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Shedding Some Light On Teeth Whiteners

Date:
February 12, 2003
Source:
American Chemical Society
Summary:
With all of the advertising today about teeth whiteners, surely this is a relatively new miracle of modern science. So just how new? Try the Middle Ages, reports Chemical & Engineering News in its Feb. 10 issue.

With all of the advertising today about teeth whiteners, surely this is a relatively new miracle of modern science. So just how new? Try the Middle Ages, reports Chemical & Engineering News in its Feb. 10 issue.

The problem with having the treatment in those unenlightened years was that your neighborhood barber-surgeon would file down your teeth and then soak them in a concentrated solution of nitric acid. The procedure would turn them pearly white, all right, but it also destroyed the tooth enamel and led to massive tooth decay, says the weekly magazine, published by the American Chemical Society, the world's largest scientific society.

It may have taken some time, but 21st century dentists with their latex gloves and rubber face masks are using far safer and more effective whitening techniques than their barber-surgeon predecessors. Among their tools are gels, strips and pastes.

The main cause of most tooth discoloration lies just at the surface of the enamel, where red wine, coffee and tea are the culprits, says C&EN. Colored molecules such as tannins and polyphenols, found in these beverages, become absorbed by the enamel's surface. Dark pigments in cigarettes, blueberries and other foods also can be deposited on your tooth enamel. Much of this staining can be brushed away, but over time these compounds can seep into the enamel, where you can't reach them with your brush.

Aging is another major culprit. As we grow older, our teeth gradually turn more yellow. On the other hand, the antibiotic tetracycline can turn children's teeth gray if taken during the early childhood, when tooth enamel has yet to harden completely, C&EN explains. Over time the antibiotic mixes with light and oxygen and gives teeth a grayish-blue tint that's hard to remove. All toothpastes depend on abrasives to scrub stains from the tooth surface. The first "toothpowder," invented in England in the late 1700s, like the first whiteners, was a bit harsh. It contained brick dust and ground-up cuttlefish as abrasives. Today toothpastes contain milder polishing agents such as silica, aluminum oxide, calcium phosphates and calcium carbonate.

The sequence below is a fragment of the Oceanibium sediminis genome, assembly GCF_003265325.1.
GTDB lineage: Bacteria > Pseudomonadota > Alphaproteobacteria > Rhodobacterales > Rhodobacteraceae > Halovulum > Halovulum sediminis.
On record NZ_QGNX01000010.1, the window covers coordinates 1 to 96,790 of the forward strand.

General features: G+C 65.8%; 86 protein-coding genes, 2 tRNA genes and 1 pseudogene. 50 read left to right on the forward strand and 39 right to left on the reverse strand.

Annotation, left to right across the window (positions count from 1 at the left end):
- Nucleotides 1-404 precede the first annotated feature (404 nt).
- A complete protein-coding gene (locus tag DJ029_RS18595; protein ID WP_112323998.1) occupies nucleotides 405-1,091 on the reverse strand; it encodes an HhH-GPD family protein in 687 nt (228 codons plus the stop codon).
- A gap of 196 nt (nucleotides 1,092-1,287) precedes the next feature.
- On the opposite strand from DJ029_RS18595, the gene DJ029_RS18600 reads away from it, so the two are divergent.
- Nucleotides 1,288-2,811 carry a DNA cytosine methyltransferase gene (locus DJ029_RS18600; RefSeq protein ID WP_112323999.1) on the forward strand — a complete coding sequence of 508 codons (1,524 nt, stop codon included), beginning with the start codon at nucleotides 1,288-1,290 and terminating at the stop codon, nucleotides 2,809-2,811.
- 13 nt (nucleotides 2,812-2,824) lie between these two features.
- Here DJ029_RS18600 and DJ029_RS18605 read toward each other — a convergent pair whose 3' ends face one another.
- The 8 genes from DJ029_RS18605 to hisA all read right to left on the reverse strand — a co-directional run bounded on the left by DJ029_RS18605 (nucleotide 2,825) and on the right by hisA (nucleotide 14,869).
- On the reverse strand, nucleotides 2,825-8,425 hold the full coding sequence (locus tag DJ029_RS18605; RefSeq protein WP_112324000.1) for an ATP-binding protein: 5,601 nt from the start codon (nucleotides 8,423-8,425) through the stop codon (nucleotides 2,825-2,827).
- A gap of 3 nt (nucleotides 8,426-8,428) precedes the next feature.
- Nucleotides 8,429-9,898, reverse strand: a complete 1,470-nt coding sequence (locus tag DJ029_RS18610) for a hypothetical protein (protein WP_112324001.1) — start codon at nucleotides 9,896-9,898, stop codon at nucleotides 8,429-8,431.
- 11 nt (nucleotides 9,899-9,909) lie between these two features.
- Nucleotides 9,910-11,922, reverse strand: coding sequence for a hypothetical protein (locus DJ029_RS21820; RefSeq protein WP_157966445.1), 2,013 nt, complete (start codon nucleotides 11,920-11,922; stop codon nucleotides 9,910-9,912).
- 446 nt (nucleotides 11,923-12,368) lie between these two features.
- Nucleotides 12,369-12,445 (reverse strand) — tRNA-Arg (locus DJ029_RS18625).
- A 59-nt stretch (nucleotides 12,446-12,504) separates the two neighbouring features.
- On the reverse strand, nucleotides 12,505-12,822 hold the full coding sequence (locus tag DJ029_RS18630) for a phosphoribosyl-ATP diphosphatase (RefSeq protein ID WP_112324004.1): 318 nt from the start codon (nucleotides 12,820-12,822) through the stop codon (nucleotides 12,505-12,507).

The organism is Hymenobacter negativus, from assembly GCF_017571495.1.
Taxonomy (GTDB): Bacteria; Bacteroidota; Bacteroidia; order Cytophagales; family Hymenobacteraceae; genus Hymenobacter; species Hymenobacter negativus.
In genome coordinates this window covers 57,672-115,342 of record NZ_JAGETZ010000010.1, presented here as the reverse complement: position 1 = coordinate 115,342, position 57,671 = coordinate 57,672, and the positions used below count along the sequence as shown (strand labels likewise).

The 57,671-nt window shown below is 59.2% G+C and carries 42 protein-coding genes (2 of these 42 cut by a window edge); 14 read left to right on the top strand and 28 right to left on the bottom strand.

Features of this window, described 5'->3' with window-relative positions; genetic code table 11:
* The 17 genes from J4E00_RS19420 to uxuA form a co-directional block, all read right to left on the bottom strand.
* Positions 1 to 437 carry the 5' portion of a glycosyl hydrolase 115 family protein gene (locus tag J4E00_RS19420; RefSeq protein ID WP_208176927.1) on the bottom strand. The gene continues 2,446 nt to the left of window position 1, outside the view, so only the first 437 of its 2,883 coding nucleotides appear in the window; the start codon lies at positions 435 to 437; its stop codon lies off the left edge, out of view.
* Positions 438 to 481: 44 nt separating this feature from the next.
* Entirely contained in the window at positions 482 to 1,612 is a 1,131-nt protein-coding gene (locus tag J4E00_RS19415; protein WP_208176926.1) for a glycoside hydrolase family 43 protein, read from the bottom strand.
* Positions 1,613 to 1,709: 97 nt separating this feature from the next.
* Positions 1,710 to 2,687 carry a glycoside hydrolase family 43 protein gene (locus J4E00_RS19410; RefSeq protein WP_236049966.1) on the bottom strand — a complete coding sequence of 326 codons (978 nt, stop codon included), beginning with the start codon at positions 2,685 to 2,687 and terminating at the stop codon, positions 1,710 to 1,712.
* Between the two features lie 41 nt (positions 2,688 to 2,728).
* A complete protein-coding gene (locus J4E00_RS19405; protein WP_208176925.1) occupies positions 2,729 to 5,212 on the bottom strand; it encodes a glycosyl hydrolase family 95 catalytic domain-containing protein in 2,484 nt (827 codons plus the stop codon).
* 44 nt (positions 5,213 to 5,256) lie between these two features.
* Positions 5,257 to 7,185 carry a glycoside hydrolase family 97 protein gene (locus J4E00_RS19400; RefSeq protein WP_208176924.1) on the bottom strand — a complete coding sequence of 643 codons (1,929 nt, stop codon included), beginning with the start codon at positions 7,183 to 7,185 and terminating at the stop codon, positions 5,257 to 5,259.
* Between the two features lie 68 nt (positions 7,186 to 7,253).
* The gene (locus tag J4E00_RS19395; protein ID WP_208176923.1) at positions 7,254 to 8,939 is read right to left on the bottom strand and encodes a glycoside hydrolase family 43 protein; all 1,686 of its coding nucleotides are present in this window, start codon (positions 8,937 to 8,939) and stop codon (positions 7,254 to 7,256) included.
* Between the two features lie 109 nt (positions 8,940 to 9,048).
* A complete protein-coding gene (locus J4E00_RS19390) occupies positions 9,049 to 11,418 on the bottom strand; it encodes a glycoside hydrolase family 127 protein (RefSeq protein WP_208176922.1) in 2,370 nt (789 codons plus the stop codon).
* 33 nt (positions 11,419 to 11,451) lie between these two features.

If the stains are below the surface, however, you'll likely need whitening agents containing hydrogen peroxide, according to the news magazine. The tooth-whitening power of peroxide was first recognized by dentists in the early 1970s. They had been using an oral antiseptic containing peroxide to heal mouth sores when they realized it also brightened teeth. Today peroxide-based teeth-whiting gels are in millions of bathrooms across the nation.

Hydrogen peroxide whitens by forming radical intermediates (extremely unstable and destructive molecules) that then break down into water and oxygen. Researchers believe these radical intermediates react with pigments that stain teeth, at least in part by destroying the double-bond network that gives such compounds as polyphenols their color.

As so often is the case, if the usual whiteners don't work for your teeth, you can look to the beautiful people in Hollywood for one more option: tooth veneers. These thin coverings made of porcelain are bonded to your teeth. They won't last as long as your pearly whites, but they won't stain.

###

For more stories on the chemistry of everyday objects, go to http://www.cen-online.org and click on "What's That Stuff?", winner of a Scientific American Sci Tech Web Award for one of the best science websites for the public.


Story Source:

The above story is based on materials provided by American Chemical Society. Note: Materials may be edited for content and length.


Cite This Page:

American Chemical Society. "Shedding Some Light On Teeth Whiteners." ScienceDaily. ScienceDaily, 12 February 2003. <www.sciencedaily.com/releases/2003/02/030212073656.htm>.
American Chemical Society. (2003, February 12). Shedding Some Light On Teeth Whiteners. ScienceDaily. Retrieved September 1, 2014 from www.sciencedaily.com/releases/2003/02/030212073656.htm
American Chemical Society. "Shedding Some Light On Teeth Whiteners." ScienceDaily. www.sciencedaily.com/releases/2003/02/030212073656.htm (accessed September 1, 2014).

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